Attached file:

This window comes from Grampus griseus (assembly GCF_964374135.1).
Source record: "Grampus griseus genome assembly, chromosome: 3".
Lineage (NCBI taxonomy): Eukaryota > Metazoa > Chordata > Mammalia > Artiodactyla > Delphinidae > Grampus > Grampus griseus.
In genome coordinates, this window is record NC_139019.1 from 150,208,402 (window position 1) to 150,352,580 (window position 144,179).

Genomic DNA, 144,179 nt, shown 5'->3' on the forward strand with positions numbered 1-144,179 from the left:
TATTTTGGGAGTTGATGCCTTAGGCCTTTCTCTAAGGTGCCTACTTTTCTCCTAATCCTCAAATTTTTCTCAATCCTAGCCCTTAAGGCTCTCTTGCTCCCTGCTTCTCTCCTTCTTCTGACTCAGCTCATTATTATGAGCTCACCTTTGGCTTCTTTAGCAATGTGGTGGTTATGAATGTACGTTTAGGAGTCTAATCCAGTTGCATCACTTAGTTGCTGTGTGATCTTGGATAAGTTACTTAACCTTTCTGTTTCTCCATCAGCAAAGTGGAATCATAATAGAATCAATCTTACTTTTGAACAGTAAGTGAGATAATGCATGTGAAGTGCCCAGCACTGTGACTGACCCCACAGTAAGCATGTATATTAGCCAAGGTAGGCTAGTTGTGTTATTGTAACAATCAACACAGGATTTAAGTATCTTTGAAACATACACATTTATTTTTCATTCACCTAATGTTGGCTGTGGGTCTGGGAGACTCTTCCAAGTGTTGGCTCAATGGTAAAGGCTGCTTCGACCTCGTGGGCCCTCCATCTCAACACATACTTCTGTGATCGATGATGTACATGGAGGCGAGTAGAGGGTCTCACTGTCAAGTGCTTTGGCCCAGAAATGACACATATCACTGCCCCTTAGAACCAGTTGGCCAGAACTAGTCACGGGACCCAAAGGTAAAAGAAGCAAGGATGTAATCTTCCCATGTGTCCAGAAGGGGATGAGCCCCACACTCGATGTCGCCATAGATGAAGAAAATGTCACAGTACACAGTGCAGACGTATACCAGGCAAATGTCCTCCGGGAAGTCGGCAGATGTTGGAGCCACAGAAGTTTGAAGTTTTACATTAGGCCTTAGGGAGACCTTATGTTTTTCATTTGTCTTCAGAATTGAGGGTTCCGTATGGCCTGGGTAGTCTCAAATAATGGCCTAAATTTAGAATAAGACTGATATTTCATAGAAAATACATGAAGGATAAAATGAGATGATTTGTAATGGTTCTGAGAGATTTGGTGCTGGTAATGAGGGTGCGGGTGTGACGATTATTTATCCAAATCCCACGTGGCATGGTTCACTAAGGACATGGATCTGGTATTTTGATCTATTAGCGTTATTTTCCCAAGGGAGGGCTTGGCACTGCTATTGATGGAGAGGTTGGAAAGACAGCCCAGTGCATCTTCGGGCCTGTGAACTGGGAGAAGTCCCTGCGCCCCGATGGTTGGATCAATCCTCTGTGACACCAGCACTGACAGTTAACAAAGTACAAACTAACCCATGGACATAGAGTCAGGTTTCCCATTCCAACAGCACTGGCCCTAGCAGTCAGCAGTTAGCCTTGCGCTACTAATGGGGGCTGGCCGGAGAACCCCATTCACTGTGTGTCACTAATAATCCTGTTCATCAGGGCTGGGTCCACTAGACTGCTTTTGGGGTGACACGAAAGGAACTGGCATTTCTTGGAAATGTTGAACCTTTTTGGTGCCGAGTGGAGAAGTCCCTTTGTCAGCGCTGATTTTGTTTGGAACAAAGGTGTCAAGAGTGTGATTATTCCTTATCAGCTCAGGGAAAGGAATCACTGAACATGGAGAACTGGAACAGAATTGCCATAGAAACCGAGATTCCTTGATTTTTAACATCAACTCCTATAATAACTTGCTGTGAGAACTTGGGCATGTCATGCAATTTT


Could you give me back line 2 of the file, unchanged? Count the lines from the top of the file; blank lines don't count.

Source record: "Grampus griseus genome assembly, chromosome: 3".